U.S. military personnel having received these awards have participated within these areas of combat / conflict during the time these awards were given to U.S. service members. Such awards have since been discontinued or are no longer applicable in terms of receiving these commendations.
Discontinued or proposedEdit
The following decorations were designed for issuance with an approved medal, but were either never officially approved for presentation or were discontinued before a first award could be made.
Single service awardsEdit
Single service awards were official military decorations created as one time awards to recognize a single event. The first such single service award was issued during the Spanish–American War by the Revenue Cutter Service to honor the actions of the vessel USRC Hudson during the Battle of Cárdenas. The last single service award was issued in 1960 when Congress authorized the awarding of the Four Chaplains' Medal recognizing the Four Chaplains who died together during World War II. There have been no single service awards issued since by the U.S. military, mainly due to the decline and complications of awarding commemorative service medals.
Unofficial decorations are those military awards created and issued by local commanders. In most cases, unofficial awards were designed to commemorate a specific battle or engagement of a commander's unit. The most well known unofficial awards were issued during the American Civil War.
After the Civil War, stricter military regulations prohibited local commanders from issuing awards and the practice had fallen into disuse by the 20th century. Even so, the Department of Defense has stated that large numbers of unofficial medals were privately issued to members of the Armed Forces of the United States for many years after the Civil War, mostly to commemorate specific battles, events, or as private veteran memorabilia. One of the more well known is the Walter Reed Medal (recognized today as a Congressional Gold Medal), awarded for exploratory scientific achievement in the field of malaria treatment. While presented as a gold medallion, members of the military were reported to wear a red ribbon on their uniforms to denote the decoration.
Foreign and international awardsEdit
Foreign and international decorations are authorized for wear on United States military uniforms by the Department of Defense in accordance with established regulations for the receipt of such awards as outlined by the State Department. In the case of foreign decorations, the awards may be divided into senior service decorations (awarded only to high ranking U.S. officers), heroic decorations for valor, and foreign service decorations.
There are hundreds of foreign and international awards which have been approved for issuance to United States military personnel since World War I, the following being among the more common.
During the First and Second World Wars, the Croix de Guerre medals of France and Belgium, as well as the French Military Medal and Luxembourg War Cross, were further issued as unit citation cords, known as Fourragère. Service members could receive both the individual award and the unit cord; in the case of the later, the unit citation could either be worn temporarily while a member of the unit or permanently if the service member was present during the actual battle which warranted the unit citation. A further unit citation cord of the Order of William of the Netherlands was also issued during World War II, and was far more commonly known as the "Orange Lanyard".
As of 2002, South Korea has again issued the Korean Presidential Unit Citation to certain units of the United States Marine Corps, thus placing this previously obsolete foreign award back on the active order of precedence for U.S. decorations. Apart from this one decoration, most 21st century foreign military awards are reserved for only the most senior flag and general officers and then only presented as "end of tour" decorations upon transfer from a major command.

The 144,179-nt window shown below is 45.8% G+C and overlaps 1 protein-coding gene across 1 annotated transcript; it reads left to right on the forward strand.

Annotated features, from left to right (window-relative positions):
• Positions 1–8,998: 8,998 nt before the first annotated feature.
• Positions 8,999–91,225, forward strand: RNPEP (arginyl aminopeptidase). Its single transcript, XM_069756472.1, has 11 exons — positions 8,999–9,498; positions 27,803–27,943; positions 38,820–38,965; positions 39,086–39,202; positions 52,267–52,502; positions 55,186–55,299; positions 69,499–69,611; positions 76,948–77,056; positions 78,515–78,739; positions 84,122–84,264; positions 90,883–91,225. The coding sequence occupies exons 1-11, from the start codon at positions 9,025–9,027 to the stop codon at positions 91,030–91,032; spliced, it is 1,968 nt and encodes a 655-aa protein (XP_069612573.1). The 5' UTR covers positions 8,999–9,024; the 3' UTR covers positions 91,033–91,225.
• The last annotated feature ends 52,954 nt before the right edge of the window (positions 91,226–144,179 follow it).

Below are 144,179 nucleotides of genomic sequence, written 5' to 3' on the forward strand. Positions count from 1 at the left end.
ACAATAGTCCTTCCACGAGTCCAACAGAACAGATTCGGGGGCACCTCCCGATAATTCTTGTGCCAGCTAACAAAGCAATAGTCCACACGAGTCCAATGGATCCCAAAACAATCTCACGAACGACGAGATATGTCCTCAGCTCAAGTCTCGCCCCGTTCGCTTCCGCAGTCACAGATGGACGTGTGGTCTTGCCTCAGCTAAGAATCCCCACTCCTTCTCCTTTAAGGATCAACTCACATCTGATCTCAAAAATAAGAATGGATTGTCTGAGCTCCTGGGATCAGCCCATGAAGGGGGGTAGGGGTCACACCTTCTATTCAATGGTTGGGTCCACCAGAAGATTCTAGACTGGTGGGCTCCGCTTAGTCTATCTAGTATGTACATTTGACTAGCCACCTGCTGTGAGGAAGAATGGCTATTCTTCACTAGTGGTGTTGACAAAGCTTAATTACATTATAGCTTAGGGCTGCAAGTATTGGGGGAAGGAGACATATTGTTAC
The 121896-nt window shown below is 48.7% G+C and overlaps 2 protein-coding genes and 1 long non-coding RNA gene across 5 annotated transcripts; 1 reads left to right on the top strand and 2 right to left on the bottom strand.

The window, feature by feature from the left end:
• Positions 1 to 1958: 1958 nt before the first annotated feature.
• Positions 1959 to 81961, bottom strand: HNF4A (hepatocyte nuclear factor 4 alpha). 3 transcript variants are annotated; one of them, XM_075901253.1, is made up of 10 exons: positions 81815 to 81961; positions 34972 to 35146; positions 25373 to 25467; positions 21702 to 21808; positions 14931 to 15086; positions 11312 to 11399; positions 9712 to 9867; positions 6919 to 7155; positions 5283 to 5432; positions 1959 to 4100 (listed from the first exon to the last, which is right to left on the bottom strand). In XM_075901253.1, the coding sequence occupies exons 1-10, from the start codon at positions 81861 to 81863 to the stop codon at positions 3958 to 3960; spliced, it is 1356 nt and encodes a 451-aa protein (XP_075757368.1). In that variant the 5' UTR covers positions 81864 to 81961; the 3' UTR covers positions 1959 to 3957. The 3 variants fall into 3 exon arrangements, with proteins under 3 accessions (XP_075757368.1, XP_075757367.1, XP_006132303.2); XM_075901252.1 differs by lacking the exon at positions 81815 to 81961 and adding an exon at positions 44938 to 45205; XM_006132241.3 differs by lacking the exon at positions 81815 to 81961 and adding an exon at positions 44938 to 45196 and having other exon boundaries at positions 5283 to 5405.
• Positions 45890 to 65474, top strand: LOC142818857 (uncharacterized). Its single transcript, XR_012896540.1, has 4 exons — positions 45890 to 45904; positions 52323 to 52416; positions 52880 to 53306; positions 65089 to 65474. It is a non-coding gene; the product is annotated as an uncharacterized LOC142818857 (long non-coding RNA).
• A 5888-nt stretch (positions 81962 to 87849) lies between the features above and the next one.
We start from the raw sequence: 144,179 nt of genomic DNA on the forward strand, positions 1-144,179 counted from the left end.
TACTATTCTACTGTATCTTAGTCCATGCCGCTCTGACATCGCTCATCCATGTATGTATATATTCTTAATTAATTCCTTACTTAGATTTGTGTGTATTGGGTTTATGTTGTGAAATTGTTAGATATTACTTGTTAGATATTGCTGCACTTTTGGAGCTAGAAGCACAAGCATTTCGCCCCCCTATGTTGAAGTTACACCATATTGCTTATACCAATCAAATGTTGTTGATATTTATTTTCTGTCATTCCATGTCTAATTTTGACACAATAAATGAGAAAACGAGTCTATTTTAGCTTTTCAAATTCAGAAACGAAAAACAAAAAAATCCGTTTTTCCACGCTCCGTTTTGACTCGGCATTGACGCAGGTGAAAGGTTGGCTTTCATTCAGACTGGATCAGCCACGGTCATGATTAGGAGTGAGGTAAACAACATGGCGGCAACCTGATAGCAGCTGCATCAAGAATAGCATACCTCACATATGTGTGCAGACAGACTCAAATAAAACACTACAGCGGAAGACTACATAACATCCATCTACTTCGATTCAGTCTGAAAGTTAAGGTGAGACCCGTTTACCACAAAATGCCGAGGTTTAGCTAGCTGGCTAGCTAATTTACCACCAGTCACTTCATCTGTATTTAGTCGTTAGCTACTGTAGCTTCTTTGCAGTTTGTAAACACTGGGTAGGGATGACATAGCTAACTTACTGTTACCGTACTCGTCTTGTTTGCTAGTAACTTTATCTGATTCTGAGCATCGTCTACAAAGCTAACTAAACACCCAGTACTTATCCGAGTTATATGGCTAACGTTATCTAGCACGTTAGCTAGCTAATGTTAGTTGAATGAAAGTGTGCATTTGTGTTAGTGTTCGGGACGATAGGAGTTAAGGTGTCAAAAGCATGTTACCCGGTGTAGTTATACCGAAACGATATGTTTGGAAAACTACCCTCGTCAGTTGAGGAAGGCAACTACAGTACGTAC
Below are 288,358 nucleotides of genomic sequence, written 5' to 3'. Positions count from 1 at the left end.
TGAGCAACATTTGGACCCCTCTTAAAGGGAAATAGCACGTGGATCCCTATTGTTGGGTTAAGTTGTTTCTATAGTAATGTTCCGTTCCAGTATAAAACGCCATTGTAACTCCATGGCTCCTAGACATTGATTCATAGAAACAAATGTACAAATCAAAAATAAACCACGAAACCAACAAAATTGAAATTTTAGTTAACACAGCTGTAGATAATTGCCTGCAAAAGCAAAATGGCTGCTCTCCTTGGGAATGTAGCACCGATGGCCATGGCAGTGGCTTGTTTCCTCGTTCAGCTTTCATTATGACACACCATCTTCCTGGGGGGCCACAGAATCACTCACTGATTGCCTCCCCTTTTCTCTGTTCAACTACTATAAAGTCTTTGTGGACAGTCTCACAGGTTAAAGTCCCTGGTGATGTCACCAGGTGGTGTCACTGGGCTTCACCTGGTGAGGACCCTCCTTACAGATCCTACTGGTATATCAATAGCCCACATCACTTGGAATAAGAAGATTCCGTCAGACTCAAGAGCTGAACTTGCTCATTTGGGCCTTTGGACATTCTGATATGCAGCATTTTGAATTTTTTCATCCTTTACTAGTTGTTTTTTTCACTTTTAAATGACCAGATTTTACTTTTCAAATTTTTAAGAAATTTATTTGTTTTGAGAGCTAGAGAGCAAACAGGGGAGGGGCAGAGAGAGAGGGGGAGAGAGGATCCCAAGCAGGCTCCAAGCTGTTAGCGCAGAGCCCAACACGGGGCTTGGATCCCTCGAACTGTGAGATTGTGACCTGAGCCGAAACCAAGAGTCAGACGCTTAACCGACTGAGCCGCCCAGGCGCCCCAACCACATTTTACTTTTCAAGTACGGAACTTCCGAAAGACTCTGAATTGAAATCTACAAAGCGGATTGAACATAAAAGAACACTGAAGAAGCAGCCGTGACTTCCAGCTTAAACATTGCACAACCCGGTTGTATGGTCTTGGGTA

- To display devices on Wikipedia pages, use Template:Ribbon devices.
- Awards and decorations of the United States government
- Merchant Marine
- Awards and decorations of the Public Health Service
- Awards and decorations of the National Oceanic and Atmospheric Administration
- Civilian decorations of the United States
- Awards and decorations of the National Guard
- Awards and decorations of the State Defense Forces
- Military decorations of the Cold War
- United States military award devices
- Military badges of the United States
- Unofficial combat badges of the United States Army
- List of military decorations
- State decoration
- Army-Navy ‘E’ Award
- Marine uniform regulations section 5103, subsection 12, page 5-9
- "NUMBER 1348.33, Volume 3" (PDF). Defense Technical Information Center. United States Department of Defense. 31 October 2013. Retrieved 16 January 2015.
- http://www.homeofheroes.com/medals/1_precedence.html Retrieved 24 February 2008.
- OPNAVINST 3591.1F, SMALL ARMS TRAINING AND QUALIFICATION Archived 22 May 2013 at the Wayback Machine, Chief of Naval Operations, dated 12 August 2009, last accessed 5 May 2013
- "COMDTINST M1650.25D, Medals and Awards Manual, U.S. Coast Guard, dated May 2008, last accessed 5 May 2013" (PDF). Archived (PDF) from the original on 27 December 2011. Retrieved 19 February 2012.
- U.S. Coast Guard Uniform Regulations, dated March 2012, last accessed 5 May 2013
- "The Institute of Heraldry – Army Chaplain Medal of Valor". Archived from the original on 1 February 2013. Retrieved 2 May 2013.
- Price, James S. (2011). The Battle of New Market Heights: freedom Will Be Theirs by the Sword. Charleston, SC: The History Press. p. 87. ISBN 978-1-60949-038-6.
- Foster, Frank C. (2002). A complete guide to all United States military medals, 1939 to present. Fountain Inn, S.C.: MOA Press. ISBN 1-884-45218-3. OCLC 54755134.
- Kerrigan, Evans E. (1971). American war medals and decorations. New York: Viking Press. ISBN 0-670-12101-0. OCLC 128058.
- Kerrigan, Evans E. (1990). American medals and decorations. Noroton Heights, CT: Medallic. ISBN 0-792-45082-5. OCLC 21467942.
- Decorations and Medals - Ribbons - Order of Precedence at the Institute of Heraldry website
- U.S. Army Symbols and Insignia
- The Institute of Heraldry, U.S. Army
- U.S. Navy Service and Campaign Medals
- Wear and Appearance of Army Uniforms and Insignia (in PDF format)
- Military Awards (U.S. Army) (in PDF format)
- SGM (USA, Ret.) Gregory A. Noller (1995). "ADVA Army Awards". Americal Division Veterans Association. Archived from the original on 1 January 2012.